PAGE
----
One of my clients sent me this awesome New Yorker cartoon awhile back. Not only is it hysterical, but it's a great way of encapsulating the messages so many of us got growing up—feelings are not welcome in our family.
Here's another amazing animated clip, by the same woman who brought us the Brene Brown empathy video. Spend 2 minutes and learn to meditate, then try to carve out 5-10 minutes a day to add this awesome practice to your life.
A colleague forwarded this clip from The Office. Jim and Pam are running into an awkward patch in their marriage, but they show us here how to keep reaching for each other vulnerably and responding, even (especially) when it's hard.
In EFT, we often talk about people as falling into one of two categories when they're feeling disconnected—withdrawers (those who shut down and pull back) and pursuers (those who criticize and, you guessed it, blame). That said, all of us have at times used blame as a way to "discharge pain" rather than finding the vulnerability to share hurt feelings or facing the fear of being out of control. Brene Brown's latest video talks a bit about her own experiences with blaming and how dropping coffee on yourself in the kitchen is always your partner's fault.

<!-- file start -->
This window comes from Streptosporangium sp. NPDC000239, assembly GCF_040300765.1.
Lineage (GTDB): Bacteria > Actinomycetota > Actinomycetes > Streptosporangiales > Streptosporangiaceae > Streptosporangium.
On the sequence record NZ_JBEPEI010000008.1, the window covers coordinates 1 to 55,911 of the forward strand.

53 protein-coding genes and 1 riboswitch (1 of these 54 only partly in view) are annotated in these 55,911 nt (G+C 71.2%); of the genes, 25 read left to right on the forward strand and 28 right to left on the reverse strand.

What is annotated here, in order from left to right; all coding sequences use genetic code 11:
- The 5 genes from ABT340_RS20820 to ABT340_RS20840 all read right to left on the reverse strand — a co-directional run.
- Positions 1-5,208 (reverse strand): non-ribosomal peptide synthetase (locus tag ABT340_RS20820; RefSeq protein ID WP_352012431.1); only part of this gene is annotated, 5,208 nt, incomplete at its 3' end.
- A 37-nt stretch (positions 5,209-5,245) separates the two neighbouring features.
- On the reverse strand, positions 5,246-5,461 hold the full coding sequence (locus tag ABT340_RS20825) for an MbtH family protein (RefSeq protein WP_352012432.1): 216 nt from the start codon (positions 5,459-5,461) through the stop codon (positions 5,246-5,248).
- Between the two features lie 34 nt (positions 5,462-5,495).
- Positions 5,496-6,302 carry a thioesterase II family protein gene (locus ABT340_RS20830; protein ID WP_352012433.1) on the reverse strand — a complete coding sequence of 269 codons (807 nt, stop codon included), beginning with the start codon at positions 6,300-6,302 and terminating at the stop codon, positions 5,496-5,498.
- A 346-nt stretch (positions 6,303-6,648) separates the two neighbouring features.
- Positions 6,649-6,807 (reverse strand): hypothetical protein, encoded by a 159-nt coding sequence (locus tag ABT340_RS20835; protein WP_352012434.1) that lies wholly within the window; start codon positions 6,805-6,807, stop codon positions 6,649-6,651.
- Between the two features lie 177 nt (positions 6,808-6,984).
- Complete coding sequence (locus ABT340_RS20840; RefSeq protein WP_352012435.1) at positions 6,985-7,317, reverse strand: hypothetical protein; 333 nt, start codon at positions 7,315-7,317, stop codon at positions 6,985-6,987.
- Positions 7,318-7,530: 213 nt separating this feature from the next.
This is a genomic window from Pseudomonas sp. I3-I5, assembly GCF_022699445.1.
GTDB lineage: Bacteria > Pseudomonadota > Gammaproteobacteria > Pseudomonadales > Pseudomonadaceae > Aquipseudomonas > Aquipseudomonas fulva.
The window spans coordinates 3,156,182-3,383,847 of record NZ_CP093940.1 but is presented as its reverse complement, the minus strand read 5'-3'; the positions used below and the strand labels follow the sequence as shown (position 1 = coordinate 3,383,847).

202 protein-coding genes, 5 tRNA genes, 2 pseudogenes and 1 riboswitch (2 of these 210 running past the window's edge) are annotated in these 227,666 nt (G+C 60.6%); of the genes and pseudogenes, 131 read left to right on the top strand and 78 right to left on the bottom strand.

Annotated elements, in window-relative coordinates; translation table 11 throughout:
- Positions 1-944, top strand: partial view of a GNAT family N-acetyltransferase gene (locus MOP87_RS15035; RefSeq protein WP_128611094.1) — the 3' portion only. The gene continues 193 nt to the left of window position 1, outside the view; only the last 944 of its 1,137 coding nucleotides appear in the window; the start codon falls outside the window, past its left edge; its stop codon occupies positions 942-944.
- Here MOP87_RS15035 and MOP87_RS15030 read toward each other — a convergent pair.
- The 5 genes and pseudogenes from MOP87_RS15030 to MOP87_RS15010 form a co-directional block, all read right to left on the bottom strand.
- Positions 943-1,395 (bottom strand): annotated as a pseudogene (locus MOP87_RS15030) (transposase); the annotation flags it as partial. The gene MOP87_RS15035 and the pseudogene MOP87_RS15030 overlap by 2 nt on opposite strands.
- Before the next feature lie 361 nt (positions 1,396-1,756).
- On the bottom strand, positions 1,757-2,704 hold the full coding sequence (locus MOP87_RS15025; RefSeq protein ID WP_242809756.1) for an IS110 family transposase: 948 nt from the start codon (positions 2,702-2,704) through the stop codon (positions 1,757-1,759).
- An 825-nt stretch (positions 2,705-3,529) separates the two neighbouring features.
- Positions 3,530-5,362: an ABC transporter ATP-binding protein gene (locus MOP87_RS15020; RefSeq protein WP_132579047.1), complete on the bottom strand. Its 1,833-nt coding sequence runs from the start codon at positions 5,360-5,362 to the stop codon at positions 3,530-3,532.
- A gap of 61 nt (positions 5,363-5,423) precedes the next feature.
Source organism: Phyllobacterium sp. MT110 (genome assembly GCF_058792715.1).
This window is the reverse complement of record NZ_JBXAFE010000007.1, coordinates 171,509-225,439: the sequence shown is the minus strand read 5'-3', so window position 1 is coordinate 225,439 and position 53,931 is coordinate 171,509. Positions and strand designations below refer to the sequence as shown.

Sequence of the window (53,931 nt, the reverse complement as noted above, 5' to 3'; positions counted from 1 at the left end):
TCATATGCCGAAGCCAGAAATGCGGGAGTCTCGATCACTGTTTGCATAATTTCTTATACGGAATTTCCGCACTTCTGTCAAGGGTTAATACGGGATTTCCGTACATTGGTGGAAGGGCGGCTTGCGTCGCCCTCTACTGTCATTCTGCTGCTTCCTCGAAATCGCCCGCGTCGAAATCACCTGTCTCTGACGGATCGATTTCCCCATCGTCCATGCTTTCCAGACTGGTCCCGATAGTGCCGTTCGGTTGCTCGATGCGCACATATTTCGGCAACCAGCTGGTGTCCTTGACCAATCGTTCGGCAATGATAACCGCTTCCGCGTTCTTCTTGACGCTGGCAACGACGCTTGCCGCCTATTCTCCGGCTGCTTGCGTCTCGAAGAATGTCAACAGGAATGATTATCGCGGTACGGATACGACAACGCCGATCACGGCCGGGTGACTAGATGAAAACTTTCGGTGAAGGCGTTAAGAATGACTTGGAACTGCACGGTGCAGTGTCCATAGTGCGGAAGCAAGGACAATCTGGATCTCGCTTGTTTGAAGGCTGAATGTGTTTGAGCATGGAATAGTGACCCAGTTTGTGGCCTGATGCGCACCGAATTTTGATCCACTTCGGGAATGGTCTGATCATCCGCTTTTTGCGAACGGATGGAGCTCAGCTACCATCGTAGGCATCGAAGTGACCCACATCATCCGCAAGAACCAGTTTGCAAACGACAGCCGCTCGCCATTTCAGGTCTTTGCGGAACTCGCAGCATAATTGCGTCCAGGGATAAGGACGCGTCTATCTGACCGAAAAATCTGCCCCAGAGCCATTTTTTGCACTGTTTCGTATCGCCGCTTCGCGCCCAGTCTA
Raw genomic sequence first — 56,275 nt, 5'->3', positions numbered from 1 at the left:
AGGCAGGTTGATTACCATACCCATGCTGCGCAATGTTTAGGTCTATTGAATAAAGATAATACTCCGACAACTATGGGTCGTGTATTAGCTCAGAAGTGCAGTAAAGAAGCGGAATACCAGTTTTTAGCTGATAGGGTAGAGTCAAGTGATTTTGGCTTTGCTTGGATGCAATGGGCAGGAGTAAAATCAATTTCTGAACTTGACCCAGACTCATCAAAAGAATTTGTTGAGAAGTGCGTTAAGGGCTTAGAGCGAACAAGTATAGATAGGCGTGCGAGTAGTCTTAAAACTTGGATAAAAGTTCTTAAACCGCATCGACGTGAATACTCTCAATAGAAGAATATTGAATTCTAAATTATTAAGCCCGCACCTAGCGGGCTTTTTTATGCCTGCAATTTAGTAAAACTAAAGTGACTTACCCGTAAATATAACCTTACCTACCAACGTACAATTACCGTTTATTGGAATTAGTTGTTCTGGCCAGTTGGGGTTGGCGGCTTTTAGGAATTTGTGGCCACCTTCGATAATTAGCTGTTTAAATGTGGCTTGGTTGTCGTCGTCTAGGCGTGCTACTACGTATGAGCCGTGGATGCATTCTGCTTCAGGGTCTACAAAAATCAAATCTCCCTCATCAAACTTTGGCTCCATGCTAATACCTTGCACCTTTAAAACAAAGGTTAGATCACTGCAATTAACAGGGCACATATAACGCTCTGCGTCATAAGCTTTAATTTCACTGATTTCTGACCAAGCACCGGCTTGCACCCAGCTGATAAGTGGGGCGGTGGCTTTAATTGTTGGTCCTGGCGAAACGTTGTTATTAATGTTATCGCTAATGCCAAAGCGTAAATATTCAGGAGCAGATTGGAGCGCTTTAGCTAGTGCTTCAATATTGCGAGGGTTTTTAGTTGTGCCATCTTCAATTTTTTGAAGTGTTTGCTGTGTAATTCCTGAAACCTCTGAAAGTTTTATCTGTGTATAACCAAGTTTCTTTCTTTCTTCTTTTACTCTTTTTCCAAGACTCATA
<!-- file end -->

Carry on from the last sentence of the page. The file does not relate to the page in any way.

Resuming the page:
LOVE is a sculpture by Alexandr Milov. According to Milov, "It demonstrates a conflict between a man and a woman as well as the outer and inner expression of human nature. The figures of the protagonists are made in the form of big metal cages, where their inner selves are held captivate. Their inner selves are executed in the form of transparent children , who are holding out their hands through the grating. As it’s getting dark (night falls) the children start to shine. This shining is a symbol of purity and sincerity that brings people together and gives a chance of making up when the dark time arrives."
One of my clients just shared this awesome TED talk with me from Johann Hari, explaining that addiction is not so much a chemical reaction as it is a desperate attempt to escape from profound isolation. He shares several fascinating studies from the lab and from the real world to build the case that "the opposite of addiction is not sobriety…it's connection."